« PoprzedniaDalej »
THE PRAYER OF JABEZ.
1 Chron. iv. 10. And Jabez called on the God of Israel, saying, Oh that thou wouldest bless me indeed, and enlarge my coast, and that thine hand might be with me, and that thou wouldest keep me from evil, that it may not grieve me! And God granted him that which he requested.
EMARKABLE is the honour which God puts
upon prayer, and numberless are the instances which are recorded of its efficacy. Jabez is here mentioned in a long catalogue of names; but while the names only of others are recorded, he is particularly noticed he is even declared to have been more honourable than all his brethren. This distinction indeed might be given him on account of his primogeniture, but it was certainly still more due on account of his piety; like the patriarch Jacob, he "wrestled with God, and prevailed"—
I. The prayer he offered,
1. The subject-matter of it—
[In its primary sense it evidently related to temporal blessings. God had promised his people an inheritance in Canaan, but they were not able of themselves to drive out the inhabitants. Jabez therefore, sensible of his insufficiency, prayed to God for help. He begged for the blessing of God upon his own endeavours: he desired to be preserved from the dangers to which his military exploits would expose him; and to have, through the divine interposition, an enlarged inheritance in the promised land. These requests he urged with a significant and earnest pleaa.
a Almost all Hebrew names had some peculiar signification. Jabez signifies sorrow: the name was given him in remembrance of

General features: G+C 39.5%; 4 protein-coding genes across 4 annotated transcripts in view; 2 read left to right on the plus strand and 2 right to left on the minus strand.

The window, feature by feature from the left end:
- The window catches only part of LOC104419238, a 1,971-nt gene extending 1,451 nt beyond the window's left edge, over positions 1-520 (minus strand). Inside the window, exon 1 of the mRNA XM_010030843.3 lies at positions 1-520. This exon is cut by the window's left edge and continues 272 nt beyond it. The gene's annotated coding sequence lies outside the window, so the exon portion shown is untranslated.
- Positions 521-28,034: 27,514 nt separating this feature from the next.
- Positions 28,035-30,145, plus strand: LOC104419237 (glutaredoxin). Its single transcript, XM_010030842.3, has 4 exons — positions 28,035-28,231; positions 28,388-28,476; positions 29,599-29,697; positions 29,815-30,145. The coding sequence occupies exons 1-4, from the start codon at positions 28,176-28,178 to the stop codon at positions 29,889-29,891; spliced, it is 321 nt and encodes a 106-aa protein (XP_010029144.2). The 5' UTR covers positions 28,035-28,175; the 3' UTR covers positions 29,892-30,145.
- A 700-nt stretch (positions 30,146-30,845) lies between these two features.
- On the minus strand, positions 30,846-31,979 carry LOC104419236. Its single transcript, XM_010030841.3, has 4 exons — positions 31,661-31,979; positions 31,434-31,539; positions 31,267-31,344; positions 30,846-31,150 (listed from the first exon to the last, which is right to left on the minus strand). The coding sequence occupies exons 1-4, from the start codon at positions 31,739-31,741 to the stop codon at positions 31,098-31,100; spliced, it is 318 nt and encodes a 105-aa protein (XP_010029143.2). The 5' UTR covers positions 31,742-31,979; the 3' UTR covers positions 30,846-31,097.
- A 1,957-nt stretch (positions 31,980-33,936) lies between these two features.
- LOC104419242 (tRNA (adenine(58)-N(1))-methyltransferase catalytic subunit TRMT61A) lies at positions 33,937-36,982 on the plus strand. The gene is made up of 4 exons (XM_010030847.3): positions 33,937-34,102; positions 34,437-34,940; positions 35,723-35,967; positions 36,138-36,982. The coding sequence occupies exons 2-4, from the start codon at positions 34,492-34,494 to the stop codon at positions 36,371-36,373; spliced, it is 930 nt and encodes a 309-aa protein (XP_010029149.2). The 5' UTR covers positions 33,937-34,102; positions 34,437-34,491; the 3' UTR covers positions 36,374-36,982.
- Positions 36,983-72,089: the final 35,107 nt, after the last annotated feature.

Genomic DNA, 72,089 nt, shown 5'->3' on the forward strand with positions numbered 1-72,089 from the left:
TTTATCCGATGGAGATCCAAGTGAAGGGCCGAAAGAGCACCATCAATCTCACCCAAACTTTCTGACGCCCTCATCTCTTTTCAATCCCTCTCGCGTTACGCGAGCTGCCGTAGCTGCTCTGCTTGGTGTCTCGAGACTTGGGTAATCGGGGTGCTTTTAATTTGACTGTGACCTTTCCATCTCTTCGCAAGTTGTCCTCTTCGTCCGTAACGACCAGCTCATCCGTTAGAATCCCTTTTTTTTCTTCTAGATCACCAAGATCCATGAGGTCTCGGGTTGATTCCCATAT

But there is reason to think it had also a spiritual meaning. The earthly Canaan was typical of the heavenly kingdom. The enemies also that were to be driven out, were typical of the enemies with whom the Christian has to contend. Moreover, the assistance, which God rendered to his people, was intended to shew us what aid we might expect from him. And what evil will a child of God deprecate so much as sin? Surely nothing is so "grievous" to him as the prevalence of corruption b. Well therefore may Jabez be considered as looking beyond this world, and as imploring a secure possession of his heavenly inheritance.]
2. The manner in which it was offered
[It is the sentiment, rather than the expression, that gives excellence to prayer; but in both respects we may admire that before us.
It was humble. He felt his entire dependence upon the power and grace of God. This is intimated not merely in the petitions offered, but in the very manner in which they were offered-" Oh that," &c. Such humility is absolutely necessary to render prayer acceptable. The more we abase ourselves, the more will God exalt us. Let this be remembered in all our addresses at the throne of grace.
It was importunate. He enforced his request with a very earnest plea. Nor, in reference to sin, could any plea be more proper for him. But we may also properly deprecate sin as "grievous" to our souls. Yea, a disposition to do this is both an evidence of our sincerity, and a pledge of the divine acceptance.
It was believing. The title, by which he addressed the Deity, argued his faith in God. It expressed a confidence in God as the hearer of prayer. It is in this way that we also should approach the Deity. Without such faith our petitions. will have but little effect; but with it, they shall never go forth in vain.]
Prayer possessing such qualities could not fail of
II. The success with which it was attended
We have no detailed account of God's kindness towards him, but we are informed that "God granted
the unusual sorrows his mother endured in childbirth. And it was in reference to this that he deprecated the evils to which he was exposed; Keep me," &c. lest I be Jabez in my experience, as well as in my name. d Mark xi. 24.
b Rom. vii. 24.
c Gen. xxxii. 28.